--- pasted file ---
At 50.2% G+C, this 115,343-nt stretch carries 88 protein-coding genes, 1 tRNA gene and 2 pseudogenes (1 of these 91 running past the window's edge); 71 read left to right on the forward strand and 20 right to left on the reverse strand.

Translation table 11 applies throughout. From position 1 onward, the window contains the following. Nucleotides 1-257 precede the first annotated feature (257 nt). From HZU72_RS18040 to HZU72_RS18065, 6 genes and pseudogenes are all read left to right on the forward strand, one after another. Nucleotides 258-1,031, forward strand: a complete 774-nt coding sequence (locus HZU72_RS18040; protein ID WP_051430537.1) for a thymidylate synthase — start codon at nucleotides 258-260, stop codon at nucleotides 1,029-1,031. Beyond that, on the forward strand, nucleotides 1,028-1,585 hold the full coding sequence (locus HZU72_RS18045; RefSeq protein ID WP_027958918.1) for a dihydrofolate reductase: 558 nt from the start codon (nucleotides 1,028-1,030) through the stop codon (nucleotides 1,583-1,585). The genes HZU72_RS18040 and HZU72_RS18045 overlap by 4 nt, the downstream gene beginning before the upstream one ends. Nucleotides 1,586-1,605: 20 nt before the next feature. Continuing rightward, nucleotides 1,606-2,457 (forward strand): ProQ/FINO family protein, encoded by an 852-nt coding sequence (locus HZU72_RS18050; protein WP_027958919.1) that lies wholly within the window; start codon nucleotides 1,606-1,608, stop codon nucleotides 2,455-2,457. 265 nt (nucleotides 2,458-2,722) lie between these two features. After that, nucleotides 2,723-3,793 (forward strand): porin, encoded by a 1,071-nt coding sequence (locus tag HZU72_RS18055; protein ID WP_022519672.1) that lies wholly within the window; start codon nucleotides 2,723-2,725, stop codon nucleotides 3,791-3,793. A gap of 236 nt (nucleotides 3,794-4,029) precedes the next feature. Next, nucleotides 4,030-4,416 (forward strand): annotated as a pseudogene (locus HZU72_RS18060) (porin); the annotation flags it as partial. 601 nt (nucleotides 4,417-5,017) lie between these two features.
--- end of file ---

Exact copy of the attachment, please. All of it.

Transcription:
At 50.2% G+C, this 115,343-nt stretch carries 88 protein-coding genes, 1 tRNA gene and 2 pseudogenes (1 of these 91 running past the window's edge); 71 read left to right on the forward strand and 20 right to left on the reverse strand.

Translation table 11 applies throughout. From position 1 onward, the window contains the following. Nucleotides 1-257 precede the first annotated feature (257 nt). From HZU72_RS18040 to HZU72_RS18065, 6 genes and pseudogenes are all read left to right on the forward strand, one after another. Nucleotides 258-1,031, forward strand: a complete 774-nt coding sequence (locus HZU72_RS18040; protein ID WP_051430537.1) for a thymidylate synthase — start codon at nucleotides 258-260, stop codon at nucleotides 1,029-1,031. Beyond that, on the forward strand, nucleotides 1,028-1,585 hold the full coding sequence (locus HZU72_RS18045; RefSeq protein ID WP_027958918.1) for a dihydrofolate reductase: 558 nt from the start codon (nucleotides 1,028-1,030) through the stop codon (nucleotides 1,583-1,585). The genes HZU72_RS18040 and HZU72_RS18045 overlap by 4 nt, the downstream gene beginning before the upstream one ends. Nucleotides 1,586-1,605: 20 nt before the next feature. Continuing rightward, nucleotides 1,606-2,457 (forward strand): ProQ/FINO family protein, encoded by an 852-nt coding sequence (locus HZU72_RS18050; protein WP_027958919.1) that lies wholly within the window; start codon nucleotides 1,606-1,608, stop codon nucleotides 2,455-2,457. 265 nt (nucleotides 2,458-2,722) lie between these two features. After that, nucleotides 2,723-3,793 (forward strand): porin, encoded by a 1,071-nt coding sequence (locus tag HZU72_RS18055; protein ID WP_022519672.1) that lies wholly within the window; start codon nucleotides 2,723-2,725, stop codon nucleotides 3,791-3,793. A gap of 236 nt (nucleotides 3,794-4,029) precedes the next feature. Next, nucleotides 4,030-4,416 (forward strand): annotated as a pseudogene (locus HZU72_RS18060) (porin); the annotation flags it as partial. 601 nt (nucleotides 4,417-5,017) lie between these two features.